II. STANDARD OF REVIEW
The purpose of a 12(b)(6) motion to dismiss is to test the sufficiency of the plaintiff's complaint. See Edwards v. City of Goldsboro, 178 F.3d 231, 243 (4th Cir. 1999). In two recent cases, the U.S. Supreme Court has clarified the standard applicable to Rule 12(b)(6) motions. Ashcroft v. Iqbal, 129 S.Ct. 1937 (2009); Bell Atl. Corp. v. Twombly, 550 U.S. 544 (2007). These cases make clear that Rule 8 "requires a showing, ' rather than a blanket assertion, of entitlement to relief." Twombly, 550 U.S. at 556 n.3 (quoting Fed.R.Civ.P. 8(a)(2)). This showing must consist of at least "enough facts to state a claim to relief that is plausible on its face." Id. at 570.
In deciding a motion to dismiss, the court should first review the complaint to determine which pleadings are entitled to the assumption of truth. See Iqbal, 129 S.Ct. at 1949-50. "When there are well-pleaded factual allegations, a court should assume their veracity and then determine whether they plausibly give rise to an entitlement to relief." Id. at 1950. In so doing, the court must construe all factual allegations in the light most favorable to the plaintiff. See Harrison v. Westinghouse Savannah River Co., 176 F.3d 776, 783 (4th Cir. 1999). The Court need not, however, accept unsupported legal allegations, Revene v. Charles County Commissioners, 882 F.2d 870, 873 (4th Cir. 1989), legal conclusions couched as factual allegations, Papasan v. Allain, 478 U.S. 265, 286 (1986), or conclusory factual allegations devoid of any reference to actual events, United Black Firefighters v. Hirst, 604 F.2d 844, 847 (4th Cir. 1979).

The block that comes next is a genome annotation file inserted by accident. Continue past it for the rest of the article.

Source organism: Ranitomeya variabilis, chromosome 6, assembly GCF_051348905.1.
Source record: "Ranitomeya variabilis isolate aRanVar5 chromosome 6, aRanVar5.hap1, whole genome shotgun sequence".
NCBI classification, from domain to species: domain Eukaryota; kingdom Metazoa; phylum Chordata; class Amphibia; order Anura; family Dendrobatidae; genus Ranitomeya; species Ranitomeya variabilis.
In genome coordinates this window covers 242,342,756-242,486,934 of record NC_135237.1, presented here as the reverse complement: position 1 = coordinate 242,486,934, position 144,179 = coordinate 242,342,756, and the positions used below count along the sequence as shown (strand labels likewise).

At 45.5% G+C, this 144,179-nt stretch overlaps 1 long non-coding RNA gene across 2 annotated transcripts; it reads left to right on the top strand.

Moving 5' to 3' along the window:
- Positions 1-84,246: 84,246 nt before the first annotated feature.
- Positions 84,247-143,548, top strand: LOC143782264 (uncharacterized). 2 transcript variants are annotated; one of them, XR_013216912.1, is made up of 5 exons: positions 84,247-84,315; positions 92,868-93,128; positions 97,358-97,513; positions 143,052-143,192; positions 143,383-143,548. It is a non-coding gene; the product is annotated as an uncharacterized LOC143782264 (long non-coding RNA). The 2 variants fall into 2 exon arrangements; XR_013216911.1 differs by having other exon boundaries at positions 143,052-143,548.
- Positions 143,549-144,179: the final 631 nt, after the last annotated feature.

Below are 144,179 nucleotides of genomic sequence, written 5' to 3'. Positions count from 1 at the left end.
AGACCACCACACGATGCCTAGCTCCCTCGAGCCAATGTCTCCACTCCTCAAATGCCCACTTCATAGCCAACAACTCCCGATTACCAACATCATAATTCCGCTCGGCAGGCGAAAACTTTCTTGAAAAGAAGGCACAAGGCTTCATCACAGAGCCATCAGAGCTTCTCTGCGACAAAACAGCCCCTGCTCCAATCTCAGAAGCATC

III. LEGAL ANALYSIS
A. Motion to Dismiss
1. Title VII